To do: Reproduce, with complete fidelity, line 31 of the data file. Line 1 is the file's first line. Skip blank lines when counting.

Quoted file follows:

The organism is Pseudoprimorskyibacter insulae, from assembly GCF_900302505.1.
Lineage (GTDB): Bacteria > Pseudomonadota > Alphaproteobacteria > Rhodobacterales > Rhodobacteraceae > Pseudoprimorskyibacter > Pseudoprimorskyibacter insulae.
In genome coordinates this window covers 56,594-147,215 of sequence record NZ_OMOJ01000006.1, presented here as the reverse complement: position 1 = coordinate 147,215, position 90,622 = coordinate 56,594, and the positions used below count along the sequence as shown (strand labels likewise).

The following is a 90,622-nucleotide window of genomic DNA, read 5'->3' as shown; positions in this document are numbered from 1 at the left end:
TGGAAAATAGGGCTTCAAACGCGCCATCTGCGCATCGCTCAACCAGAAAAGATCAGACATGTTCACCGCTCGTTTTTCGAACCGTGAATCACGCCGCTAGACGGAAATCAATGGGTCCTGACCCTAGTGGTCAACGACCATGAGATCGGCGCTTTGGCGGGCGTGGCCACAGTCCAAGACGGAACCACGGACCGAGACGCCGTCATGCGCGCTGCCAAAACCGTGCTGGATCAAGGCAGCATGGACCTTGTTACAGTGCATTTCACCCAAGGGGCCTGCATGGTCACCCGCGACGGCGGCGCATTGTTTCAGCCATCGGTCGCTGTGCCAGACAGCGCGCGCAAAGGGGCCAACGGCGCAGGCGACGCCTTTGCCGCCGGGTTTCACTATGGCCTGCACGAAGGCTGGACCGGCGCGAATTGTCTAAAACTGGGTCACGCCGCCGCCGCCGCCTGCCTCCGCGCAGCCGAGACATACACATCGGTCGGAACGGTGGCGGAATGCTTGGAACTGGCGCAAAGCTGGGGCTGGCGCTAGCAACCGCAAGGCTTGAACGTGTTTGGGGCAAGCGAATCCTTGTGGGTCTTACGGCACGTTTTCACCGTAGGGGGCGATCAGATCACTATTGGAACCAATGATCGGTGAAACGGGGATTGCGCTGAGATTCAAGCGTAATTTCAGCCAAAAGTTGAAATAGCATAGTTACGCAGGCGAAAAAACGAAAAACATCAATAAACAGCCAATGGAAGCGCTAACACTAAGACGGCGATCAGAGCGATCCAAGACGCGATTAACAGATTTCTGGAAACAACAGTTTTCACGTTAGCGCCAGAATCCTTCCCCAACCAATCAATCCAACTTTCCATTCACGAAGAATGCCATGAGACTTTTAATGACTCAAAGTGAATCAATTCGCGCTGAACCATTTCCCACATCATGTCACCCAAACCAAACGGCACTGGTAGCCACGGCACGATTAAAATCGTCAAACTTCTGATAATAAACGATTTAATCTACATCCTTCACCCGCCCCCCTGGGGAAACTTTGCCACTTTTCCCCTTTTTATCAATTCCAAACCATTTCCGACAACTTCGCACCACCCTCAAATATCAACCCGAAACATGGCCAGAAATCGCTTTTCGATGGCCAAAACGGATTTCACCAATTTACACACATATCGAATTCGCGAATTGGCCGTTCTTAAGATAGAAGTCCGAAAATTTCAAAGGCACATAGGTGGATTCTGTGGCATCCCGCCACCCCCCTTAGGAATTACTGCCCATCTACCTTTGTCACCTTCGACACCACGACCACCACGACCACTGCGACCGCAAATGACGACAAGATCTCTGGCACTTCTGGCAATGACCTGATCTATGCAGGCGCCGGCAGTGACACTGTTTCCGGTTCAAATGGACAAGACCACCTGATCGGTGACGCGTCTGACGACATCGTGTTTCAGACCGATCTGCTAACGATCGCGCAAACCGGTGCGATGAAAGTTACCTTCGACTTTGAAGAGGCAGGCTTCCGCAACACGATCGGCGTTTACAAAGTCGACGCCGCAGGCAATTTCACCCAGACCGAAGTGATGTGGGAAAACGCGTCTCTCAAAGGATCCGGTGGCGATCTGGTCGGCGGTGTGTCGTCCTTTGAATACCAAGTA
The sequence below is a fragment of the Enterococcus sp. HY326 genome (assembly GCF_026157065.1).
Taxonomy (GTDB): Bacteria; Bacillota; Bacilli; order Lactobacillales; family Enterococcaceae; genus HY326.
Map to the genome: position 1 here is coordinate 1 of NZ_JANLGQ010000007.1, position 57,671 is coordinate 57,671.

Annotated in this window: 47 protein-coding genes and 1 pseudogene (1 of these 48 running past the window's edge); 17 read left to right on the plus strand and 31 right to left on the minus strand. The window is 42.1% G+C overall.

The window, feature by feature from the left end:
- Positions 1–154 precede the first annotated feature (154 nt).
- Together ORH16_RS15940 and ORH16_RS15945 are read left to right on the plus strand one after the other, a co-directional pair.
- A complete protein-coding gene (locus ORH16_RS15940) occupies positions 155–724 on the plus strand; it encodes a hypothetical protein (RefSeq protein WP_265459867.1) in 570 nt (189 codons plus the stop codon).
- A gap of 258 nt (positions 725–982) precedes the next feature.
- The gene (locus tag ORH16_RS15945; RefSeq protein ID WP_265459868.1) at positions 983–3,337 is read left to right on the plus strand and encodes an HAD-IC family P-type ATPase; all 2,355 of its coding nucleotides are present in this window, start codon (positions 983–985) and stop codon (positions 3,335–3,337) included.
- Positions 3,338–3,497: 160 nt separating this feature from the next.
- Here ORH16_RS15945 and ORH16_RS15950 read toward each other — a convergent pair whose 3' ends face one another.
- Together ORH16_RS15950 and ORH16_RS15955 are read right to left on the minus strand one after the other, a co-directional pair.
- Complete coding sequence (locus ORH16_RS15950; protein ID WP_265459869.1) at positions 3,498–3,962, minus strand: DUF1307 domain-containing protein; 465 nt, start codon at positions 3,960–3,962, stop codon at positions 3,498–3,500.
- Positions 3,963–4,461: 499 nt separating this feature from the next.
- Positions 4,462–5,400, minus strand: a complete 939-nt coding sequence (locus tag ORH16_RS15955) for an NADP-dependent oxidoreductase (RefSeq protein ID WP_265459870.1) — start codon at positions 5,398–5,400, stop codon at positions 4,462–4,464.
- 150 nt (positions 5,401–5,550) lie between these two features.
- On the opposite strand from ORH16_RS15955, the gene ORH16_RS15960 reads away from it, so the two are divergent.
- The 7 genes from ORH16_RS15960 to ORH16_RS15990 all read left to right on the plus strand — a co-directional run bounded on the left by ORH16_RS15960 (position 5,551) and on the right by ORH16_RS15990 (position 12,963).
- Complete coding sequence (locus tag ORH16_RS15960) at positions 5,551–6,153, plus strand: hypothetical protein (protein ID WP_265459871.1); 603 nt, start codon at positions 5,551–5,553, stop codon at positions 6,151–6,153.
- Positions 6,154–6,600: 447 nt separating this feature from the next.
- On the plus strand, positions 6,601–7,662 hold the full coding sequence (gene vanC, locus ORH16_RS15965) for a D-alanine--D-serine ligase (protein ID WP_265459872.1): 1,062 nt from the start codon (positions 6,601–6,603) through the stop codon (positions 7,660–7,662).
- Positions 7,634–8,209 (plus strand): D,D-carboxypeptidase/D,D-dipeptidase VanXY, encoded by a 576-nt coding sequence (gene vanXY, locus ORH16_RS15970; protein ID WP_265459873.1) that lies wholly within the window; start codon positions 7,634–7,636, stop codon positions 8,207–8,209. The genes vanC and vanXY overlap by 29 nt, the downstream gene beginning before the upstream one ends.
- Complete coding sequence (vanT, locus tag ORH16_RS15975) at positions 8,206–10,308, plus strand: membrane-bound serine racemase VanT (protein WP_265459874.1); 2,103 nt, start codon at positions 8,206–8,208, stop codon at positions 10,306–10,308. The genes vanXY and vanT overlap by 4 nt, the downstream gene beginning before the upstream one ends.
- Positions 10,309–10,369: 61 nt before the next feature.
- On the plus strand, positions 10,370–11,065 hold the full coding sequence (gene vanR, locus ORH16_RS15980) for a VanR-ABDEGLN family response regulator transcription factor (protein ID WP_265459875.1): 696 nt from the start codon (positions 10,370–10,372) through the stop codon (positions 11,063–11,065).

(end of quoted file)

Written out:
- On the plus strand, positions 10,370–11,065 hold the full coding sequence (gene vanR, locus ORH16_RS15980) for a VanR-ABDEGLN family response regulator transcription factor (protein ID WP_265459875.1): 696 nt from the start codon (positions 10,370–10,372) through the stop codon (positions 11,063–11,065).